The 1980s saw the second British invasion morph from the icy synths of New Romanticism in the opening years of the decade, to the new wave pop of the second half. Part of that pop explosion came as a more sophisticated variety with jazz and sometimes soul as inspiration. Not surprisingly, this movement gained the most momentum in England, where everyone seemed to grow up loving American R&B.
If you were to compare American soul to it’s British counterpart like chocolate, the Yankee variety would be milk chocolate while the English version would be dark. Not so sweet, but sweet enough to evoke to music that inspired it. While British R&B struggled for acceptance in America, pop artists who tried to meet soul music half way had better success.
A steady stream of so called sophisti-pop bands would eventually dominate English pop on the American charts by the second half of the decade. There was plenty of variation in the approach. Style Council, Level 42, Simply Red and Sade were just a few to score hits.
This filtered down from the sometimes serious jazz of level 42 to the pop jazz/easy listening of Johnny hates Jazz and Simply Red. Regardless of the style, the more sophisticated end of British Pop had expanded significantly since the early days of Bryan Ferry’s solo work, ABC and Spandaul Ballet.
For me the sweet spot of sophisticated British pop came between the years of 1985 through 1987. During that time Lisa Stansfield, Simply Red and Level 42 were all exploring their respective off shoots of Black American music and presenting it as pop (soul, blues and jazz respectively). One of those breakout hits (World Machine) from Level 42 spawned a style of jazz pop fusion that was emulated successfully mostly outside of America. Of those would be heirs to the jazz pop throne one band stands out, despite having the title as a one hit wonder (they hardly had a hit at all in America).
Curiosity Killed the Cat was a funny name for band. As the name might suggest, the band had a distinctive laid back style that sounded like a more pop oriented version of Level 42 made for teenage girls. The Level 42 similarities were especially relevant due to the excellent backing band driven mostly by Nick Thorps bouncy bass and the somewhat flat yet emotive vocals by Ben Volpeliere Preriot.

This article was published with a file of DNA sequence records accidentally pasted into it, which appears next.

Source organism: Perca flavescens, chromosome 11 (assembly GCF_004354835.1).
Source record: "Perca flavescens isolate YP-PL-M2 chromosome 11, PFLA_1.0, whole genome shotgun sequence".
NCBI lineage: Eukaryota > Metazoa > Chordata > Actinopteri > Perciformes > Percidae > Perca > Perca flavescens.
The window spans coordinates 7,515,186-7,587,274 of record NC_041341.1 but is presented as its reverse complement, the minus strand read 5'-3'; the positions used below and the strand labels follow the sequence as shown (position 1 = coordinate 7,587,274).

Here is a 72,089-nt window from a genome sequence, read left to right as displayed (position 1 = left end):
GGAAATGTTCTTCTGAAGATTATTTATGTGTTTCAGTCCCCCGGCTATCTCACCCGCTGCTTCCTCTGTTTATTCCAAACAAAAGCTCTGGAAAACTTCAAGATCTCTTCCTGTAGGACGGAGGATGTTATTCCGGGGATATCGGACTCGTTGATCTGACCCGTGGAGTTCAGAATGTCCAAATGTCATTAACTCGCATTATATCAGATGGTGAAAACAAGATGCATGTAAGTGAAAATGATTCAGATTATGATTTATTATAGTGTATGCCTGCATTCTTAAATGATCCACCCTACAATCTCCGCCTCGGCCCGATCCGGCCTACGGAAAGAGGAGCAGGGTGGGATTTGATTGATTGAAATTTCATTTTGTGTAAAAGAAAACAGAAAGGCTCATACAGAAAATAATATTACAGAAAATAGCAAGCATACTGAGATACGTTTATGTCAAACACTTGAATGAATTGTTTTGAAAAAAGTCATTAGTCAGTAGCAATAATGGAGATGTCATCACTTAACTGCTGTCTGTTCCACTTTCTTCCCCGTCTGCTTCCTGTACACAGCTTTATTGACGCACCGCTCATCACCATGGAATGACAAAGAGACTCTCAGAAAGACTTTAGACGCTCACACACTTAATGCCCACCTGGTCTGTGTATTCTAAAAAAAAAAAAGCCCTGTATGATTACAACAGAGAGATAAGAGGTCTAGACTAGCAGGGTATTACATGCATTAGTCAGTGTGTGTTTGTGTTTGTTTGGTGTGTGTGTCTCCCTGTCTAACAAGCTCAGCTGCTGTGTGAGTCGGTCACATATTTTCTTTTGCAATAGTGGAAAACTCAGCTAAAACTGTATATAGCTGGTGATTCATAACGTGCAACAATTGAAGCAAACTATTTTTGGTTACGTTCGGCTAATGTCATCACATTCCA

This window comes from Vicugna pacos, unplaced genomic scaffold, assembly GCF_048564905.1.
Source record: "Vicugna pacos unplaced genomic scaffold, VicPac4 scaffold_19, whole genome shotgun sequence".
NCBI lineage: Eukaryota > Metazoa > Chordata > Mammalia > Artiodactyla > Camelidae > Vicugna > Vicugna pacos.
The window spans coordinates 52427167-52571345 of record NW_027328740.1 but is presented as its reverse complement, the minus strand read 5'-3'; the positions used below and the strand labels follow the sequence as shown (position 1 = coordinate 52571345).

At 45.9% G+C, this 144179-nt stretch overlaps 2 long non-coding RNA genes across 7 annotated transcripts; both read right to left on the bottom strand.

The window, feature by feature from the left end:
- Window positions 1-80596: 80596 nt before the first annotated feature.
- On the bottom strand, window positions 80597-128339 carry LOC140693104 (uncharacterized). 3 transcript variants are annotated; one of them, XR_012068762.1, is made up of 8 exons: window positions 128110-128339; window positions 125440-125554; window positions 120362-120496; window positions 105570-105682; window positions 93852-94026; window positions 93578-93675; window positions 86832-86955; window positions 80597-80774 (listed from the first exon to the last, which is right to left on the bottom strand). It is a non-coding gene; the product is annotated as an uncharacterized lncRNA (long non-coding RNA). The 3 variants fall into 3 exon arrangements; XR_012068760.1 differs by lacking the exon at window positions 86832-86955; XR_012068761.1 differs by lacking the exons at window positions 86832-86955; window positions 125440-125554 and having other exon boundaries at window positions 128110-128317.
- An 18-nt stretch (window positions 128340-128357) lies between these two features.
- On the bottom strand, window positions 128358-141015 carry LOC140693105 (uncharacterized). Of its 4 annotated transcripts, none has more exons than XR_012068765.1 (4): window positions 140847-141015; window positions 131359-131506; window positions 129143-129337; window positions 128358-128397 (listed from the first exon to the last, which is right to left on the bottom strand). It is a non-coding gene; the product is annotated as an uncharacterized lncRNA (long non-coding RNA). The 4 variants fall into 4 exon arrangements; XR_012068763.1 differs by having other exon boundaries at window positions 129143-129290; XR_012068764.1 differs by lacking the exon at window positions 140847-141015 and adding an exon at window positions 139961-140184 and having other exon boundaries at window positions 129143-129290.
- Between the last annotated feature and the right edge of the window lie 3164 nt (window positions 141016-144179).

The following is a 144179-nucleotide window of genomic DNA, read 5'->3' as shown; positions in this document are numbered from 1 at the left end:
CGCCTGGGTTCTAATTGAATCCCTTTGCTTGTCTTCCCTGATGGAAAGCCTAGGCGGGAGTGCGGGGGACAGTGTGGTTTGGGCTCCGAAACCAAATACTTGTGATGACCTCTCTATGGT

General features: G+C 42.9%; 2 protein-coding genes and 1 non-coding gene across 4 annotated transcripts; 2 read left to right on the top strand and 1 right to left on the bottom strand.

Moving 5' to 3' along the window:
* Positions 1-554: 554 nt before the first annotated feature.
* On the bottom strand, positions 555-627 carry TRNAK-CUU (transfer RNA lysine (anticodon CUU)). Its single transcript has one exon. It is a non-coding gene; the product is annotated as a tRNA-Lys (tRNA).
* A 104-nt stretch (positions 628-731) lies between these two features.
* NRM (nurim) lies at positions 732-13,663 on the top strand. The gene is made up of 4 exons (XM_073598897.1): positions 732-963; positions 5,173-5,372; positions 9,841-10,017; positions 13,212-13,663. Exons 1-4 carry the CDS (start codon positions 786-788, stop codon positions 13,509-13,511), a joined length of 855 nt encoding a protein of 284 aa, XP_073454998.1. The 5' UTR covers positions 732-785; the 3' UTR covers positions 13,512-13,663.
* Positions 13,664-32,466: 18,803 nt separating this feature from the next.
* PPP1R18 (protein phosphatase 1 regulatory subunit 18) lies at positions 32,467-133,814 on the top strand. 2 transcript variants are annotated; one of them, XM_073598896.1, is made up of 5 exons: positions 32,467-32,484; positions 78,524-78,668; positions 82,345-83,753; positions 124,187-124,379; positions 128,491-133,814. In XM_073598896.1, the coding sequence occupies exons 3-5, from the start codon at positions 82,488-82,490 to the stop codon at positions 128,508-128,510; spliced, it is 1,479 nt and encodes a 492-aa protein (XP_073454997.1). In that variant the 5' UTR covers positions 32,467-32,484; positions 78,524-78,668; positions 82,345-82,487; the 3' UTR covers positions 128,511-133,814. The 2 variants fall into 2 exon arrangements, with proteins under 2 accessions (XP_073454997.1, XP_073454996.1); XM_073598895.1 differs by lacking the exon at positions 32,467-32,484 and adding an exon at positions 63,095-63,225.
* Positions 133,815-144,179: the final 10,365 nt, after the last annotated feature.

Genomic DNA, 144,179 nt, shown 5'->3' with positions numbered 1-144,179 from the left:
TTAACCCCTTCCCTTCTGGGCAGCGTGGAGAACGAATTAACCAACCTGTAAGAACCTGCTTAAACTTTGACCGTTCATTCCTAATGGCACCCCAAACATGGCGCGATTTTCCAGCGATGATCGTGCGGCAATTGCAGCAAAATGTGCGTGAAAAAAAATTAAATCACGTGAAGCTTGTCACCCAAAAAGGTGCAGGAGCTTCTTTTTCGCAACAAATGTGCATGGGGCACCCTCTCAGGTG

Just before Keep Your Distance was released in America, MTV’s 120 Minutes show featured a sniplet of an unsigned Curiosity Killed the Cat performing live. Their sound was rough, scruffy and soulful – very promising. Despite the slick production of their debut, their soulful influences remained.
Much of Curiosity Killed the Cat ‘s soulful charm came via it’s American producer. Stewart Levine was the man behind the hit album Picture Book by Simply Red just a few years earlier. Unlike Picture Book with it’s Irish blues and homages to American soul, the songs on Keep Your Distance are solid pop compositions with light jazz influences. The mostly light hearted material is split between upbeat cat and mouse love songs and slick ballads.
The Cats might have been easily dismissed due to their poster boy pinup appearance. Despite this Volpeliere Preriot’s backing band were solid musicians. “Misfit”, perhaps the only song familiar to many Americans was not even the better of it’s nine tracks.
Like many English “Blue Eyed Soul” releases, Keep Your Distance uses soulful back up singers heavily, but unlike many overseas attempts at sounding soulful, the backing vocals sound completely natural in the jazz influenced arrangements. This might be one of the best $.99 punch-out albums you could have bought. And I got mine a year or so after it’s original release!
Curiosity Killed the Cat was big in Europe. The video for the song “Misfit” was shot in New York in anticipation of making a dent on the American charts. The video was a homage to Bob Dylan and featured Andy Warhol who directed in what would become one of his last projects before his death. More interesting was Volpeliere Preriot’s curious move-like-Jagger styled dancing.
Andy Warhol’s video aside, Keep Your Distance is a surprisingly good pop album with just enough depth to keep adults interested and eye candy (by ’80s English school girl standards) to make Curiosity Killed the Cat a household name in England if only for a New York minute.